How Presidential Candidates’ Iowa Visits May Have Paid Off This Caucus
For Presidential candidates, the number of days spent in Iowa can be important.
By ALANA ABRAMSON
February 3, 2016, 2:38 AM
• 2 min read
-- In the past, winners of the Iowa Caucuses have usually spent months trekking across the state to solidify a strong lead, much like Texas Sen. Ted Cruz did this year against real estate mogul Donald Trump.
On Monday night, Trump’s front-runner position was overturned by Cruz, a candidate that made over 120 stops in the Hawkeye state, per the latest ABC News’ count. In contrast, Trump, only made 39 visits including his caucus night watch party, according to the ABC News’ count.
Prior to last night’s win, Cruz had spent 45 days in the state since he announced his bid, often with multiple events, while Trump had spent 28 days, usually just holding one rally each time.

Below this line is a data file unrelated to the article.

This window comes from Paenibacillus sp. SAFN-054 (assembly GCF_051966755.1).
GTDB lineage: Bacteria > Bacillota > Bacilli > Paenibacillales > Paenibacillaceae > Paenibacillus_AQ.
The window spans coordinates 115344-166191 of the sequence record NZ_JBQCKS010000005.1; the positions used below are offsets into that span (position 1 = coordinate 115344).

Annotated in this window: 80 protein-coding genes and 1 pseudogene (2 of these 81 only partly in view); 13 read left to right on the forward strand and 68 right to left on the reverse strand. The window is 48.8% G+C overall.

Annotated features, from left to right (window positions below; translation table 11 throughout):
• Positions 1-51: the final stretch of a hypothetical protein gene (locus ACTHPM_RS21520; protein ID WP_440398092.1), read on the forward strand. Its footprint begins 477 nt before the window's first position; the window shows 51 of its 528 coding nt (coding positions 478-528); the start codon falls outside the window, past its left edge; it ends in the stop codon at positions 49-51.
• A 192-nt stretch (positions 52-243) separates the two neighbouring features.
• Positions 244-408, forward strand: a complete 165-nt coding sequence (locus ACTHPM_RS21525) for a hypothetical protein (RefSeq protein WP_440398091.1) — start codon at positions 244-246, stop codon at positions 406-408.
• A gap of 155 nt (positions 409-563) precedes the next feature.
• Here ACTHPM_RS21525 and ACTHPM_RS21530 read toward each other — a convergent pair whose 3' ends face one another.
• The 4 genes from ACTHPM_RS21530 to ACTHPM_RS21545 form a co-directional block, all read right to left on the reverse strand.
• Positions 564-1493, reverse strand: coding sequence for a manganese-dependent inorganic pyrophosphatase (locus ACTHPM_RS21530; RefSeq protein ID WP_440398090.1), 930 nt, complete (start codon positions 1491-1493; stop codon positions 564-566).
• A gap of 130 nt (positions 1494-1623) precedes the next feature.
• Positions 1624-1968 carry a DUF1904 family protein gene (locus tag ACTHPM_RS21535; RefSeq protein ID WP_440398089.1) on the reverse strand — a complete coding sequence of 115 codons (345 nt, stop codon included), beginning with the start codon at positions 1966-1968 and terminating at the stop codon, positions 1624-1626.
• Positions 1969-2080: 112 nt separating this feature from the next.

Marco Rubio, who finished a strong third, also invested time in multiple events across the state, although not as much as Cruz. Since he launched his bid in April, Rubio has held 87 events over 41 days, per the latest ABC News' count.
On the Democratic side, both Hillary Clinton and Bernie Sanders recognized the benefits of grassroots campaigning. Sanders, who six months ago had been lagging behind Clinton, finished almost neck and neck with the former Secretary of State last night. Sanders had held 128 events across the state, spending 50 days in the state. Clinton spent 42 days and held 86 events.
That being said, candidates who spent the most time in Iowa of anyone in their party, former Arkansas Gov. Mike Huckabee and Rick Santorum, finished with 2 percent and 1 percent of the vote, respectively. Combined, these two previous Iowa caucus winners had spent 124 days in the Hawkeye state since their announcement, holding a collective 389 events.
So now it is on to New Hampshire, where a different crop of candidates, including Chris Christie, Jeb Bush and John Kasich have spent arguable as much time there as last night's top Iowa finishers. We'll see if it pays off.